Nov 23, 2014 18:10 UTC
Latest updates[?]: Japan picks the E-2D over Boeing's E-737.
Northrop Grumman’s E-2C Hawkeye is a carrier-capable “mini-AWACS” aircraft, designed to give long-range warning of incoming aerial threats. Secondary roles include strike command and control, land and maritime surveillance, search and rescue, communications relay, and even civil air traffic control during emergencies. E-2C Hawkeyes began replacing previous Hawkeye versions in 1973. They fly from USN and French carriers, from land bases in the militaries of Egypt, Japan, Mexico, and Taiwan; and in a drug interdiction role for the US Naval Reserve. Over 200 Hawkeyes have been produced.
The $17.5 billion E-2D Advanced Hawkeye program aims to build 75 new aircraft with significant radar, engine, and electronics upgrades in order to deal with a world of stealthier cruise missiles, saturation attacks, and a growing need for ground surveillance as well as aerial scans. It looks a lot like the last generation E-2C Hawkeye 2000 upgrade on the outside – but inside, and even outside to some extent, it’s a whole new aircraft.
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Nov 06, 2014 16:30 UTC
Latest updates[?]: F-35 integration contract.
RN CVF Concept
Britain’s 1998 Strategic Defence Review (SDR) announced a big leap forward for the Royal Navy: plans to replace the current set of 3 Invincible Class 22,000t escort carriers with 2 larger, more capable Future Aircraft Carrier (CVF) ships that could operate a more powerful force. These new carriers would be joint-service platforms, operating F-35B aircraft, plus helicopters and UAVs from all 3 services. Roles could include ISR (Intelligence, Surveillance & Reconnaissance), force projection and logistics support, close air support, anti-submarine/ anti-surface naval warfare, and land attack.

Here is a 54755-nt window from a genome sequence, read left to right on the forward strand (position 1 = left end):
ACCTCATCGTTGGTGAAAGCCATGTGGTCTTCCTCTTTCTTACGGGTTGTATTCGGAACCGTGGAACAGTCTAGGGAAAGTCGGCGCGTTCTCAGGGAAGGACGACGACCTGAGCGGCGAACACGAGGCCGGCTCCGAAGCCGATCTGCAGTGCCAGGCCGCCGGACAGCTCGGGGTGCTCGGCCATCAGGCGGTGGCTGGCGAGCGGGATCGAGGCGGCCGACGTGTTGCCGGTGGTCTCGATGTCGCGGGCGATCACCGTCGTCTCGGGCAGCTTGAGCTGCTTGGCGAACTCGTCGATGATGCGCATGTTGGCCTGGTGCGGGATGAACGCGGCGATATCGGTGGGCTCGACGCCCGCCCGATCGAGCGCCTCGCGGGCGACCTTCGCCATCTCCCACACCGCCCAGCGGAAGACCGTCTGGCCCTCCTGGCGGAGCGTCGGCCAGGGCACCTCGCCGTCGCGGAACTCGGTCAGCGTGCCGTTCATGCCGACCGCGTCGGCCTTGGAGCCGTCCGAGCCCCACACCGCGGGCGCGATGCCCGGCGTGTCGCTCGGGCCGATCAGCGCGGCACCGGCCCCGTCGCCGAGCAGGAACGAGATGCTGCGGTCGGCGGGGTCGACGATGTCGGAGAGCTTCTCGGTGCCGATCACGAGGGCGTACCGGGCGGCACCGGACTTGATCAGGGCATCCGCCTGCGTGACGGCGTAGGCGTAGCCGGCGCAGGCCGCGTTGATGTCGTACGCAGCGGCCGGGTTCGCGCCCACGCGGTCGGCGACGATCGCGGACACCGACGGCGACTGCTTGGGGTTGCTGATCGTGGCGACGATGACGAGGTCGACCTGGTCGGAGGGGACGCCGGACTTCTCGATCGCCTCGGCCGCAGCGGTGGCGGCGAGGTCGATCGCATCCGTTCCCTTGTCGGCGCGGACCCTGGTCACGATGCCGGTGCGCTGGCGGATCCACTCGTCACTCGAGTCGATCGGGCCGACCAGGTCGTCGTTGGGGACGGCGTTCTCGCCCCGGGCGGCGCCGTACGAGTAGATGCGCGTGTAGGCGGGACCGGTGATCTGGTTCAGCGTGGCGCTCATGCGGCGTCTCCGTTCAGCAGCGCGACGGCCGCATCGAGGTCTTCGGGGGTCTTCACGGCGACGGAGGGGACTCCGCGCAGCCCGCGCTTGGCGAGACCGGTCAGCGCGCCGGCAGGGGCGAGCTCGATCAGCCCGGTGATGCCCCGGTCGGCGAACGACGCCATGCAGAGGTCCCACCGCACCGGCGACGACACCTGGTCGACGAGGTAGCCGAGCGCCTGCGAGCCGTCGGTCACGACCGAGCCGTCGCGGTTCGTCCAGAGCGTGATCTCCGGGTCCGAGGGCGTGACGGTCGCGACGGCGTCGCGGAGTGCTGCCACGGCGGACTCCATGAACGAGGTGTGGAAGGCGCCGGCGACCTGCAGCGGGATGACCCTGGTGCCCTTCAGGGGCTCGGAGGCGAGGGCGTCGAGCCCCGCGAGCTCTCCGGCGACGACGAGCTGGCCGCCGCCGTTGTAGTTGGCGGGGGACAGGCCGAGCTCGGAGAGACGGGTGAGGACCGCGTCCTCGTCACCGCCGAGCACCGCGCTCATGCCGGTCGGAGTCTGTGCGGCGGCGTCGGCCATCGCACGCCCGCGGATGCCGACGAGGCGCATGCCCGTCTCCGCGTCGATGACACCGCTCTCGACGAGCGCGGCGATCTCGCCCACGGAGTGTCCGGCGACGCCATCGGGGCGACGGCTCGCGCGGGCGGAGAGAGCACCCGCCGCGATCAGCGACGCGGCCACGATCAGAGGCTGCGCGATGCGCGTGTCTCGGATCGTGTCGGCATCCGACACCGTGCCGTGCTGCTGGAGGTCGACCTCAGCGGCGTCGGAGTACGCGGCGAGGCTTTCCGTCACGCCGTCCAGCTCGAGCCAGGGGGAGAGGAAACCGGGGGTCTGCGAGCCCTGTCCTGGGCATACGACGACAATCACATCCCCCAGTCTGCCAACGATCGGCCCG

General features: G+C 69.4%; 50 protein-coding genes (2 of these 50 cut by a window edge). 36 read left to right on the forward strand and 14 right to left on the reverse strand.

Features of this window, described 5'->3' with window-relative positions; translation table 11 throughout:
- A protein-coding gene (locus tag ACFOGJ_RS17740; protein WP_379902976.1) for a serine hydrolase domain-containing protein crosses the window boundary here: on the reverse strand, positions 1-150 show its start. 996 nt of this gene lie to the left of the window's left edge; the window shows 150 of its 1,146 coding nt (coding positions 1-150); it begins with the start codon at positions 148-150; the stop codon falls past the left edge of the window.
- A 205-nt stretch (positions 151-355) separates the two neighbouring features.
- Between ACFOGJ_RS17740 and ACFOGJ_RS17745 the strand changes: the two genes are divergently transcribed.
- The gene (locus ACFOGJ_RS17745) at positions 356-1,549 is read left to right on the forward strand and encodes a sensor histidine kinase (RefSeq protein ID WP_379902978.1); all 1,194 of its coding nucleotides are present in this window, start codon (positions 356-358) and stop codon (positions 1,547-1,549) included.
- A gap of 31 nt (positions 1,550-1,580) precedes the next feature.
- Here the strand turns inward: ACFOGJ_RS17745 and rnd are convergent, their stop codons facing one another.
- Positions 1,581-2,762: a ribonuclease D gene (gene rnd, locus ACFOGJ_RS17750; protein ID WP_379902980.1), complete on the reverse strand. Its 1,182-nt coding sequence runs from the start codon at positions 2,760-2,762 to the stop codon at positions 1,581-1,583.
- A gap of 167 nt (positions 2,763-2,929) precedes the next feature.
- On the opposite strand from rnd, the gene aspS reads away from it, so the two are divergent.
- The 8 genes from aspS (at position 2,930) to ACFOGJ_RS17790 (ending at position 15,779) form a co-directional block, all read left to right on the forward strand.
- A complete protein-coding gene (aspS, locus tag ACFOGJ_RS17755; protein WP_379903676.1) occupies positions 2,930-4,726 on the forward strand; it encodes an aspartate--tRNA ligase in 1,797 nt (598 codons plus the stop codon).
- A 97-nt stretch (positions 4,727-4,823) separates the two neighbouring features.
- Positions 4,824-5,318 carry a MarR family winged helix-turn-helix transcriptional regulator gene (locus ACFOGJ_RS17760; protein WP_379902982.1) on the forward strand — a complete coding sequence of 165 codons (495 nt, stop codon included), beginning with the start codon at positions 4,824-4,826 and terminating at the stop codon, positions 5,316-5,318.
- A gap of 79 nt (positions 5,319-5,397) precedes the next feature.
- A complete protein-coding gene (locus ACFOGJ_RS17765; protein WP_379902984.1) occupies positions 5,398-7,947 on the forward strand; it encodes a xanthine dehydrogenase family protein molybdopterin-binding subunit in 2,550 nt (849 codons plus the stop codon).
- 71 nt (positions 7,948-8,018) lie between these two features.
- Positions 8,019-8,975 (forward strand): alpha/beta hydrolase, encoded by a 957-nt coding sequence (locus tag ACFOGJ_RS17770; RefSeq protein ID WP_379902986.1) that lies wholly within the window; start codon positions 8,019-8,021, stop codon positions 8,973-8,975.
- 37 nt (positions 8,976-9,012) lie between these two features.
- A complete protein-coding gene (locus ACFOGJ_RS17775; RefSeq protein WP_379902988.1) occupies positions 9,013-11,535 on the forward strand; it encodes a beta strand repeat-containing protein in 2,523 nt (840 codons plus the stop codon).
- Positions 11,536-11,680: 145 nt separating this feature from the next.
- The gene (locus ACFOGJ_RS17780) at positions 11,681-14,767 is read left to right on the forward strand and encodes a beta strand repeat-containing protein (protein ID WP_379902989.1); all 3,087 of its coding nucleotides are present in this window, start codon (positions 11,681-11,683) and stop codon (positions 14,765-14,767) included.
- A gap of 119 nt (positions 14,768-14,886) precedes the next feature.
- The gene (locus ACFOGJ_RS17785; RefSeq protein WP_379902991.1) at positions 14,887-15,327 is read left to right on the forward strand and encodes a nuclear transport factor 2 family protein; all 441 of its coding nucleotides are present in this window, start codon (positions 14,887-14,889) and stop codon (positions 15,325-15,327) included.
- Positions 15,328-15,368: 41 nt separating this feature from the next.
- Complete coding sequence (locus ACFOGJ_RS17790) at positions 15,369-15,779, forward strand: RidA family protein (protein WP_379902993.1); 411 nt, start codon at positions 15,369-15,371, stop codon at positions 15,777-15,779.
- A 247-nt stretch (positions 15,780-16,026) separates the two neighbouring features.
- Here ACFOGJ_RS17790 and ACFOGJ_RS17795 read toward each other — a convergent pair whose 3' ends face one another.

The scale of the CVF effort relative to Britain’s past experiences means that the program structure is rather complex. It has passed through several stages already, and is being run and conducted within an industrial alliance framework. There is also a parallel international framework, involving cooperation with France on its PA2 carrier as a derivative of the CVF design. This DID FOCUS article covers that structure and framework, ongoing developments, and the ships themselves as they move slowly through construction, and eventual fielding.
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Nov 02, 2014 18:10 UTC
Latest updates[?]: NEW Program Summary section; Explosion in Uzbekistan raises questions re: RTM322 engines; TopOwl HMD injuring pilots; Lateness & corrosion will cost the Dutch an extra $100+ million; New Zealand finishes deliveries; Timeline updated; Marte-ER anti-ship missile integration.
NH90: TTH & NFH
The NH90 emerged from a requirement that created a NATO helicopter development and procurement agency in 1992 and, at almost the same time, established NH Industries (62.5% EADS Eurocopter, 32.5% AgustaWestland, and 5% Stork Fokker) to build the hardware. The NATO Frigate Helicopter was originally developed to fit between light naval helicopters like AW’s Lynx or Eurocopter’s Panther, and medium-heavy naval helicopters like the European EH101. A quick look at the NFH design showed definite possibilities as a troop transport helicopter, however, and soon the NH90 project had branched into 2 versions, with more to follow.
The nearest equivalent would be Sikorsky’s popular H-60 Seahawk/ Black Hawk family, but the NH90 includes a set of innovative features that give it some distinguishing selling points. Its combination of corrosion-proofing, lower maintenance, greater troop or load capacity, and the flexibility offered by that rear ramp have made the NH90 a popular global competitor.
As many business people discover the hard way, however, success can be almost as dangerous as failure. NH Industries has had great difficulty ramping up production fast enough to meet promised deliveries, which has left several buyers upset. Certification and acceptance have also been slow, with very few NH90s in service over a decade after the first contracts were signed. Booked orders have actually been sliding backward over the last year, and currently stand at 474 machines, on behalf of 14 nations.
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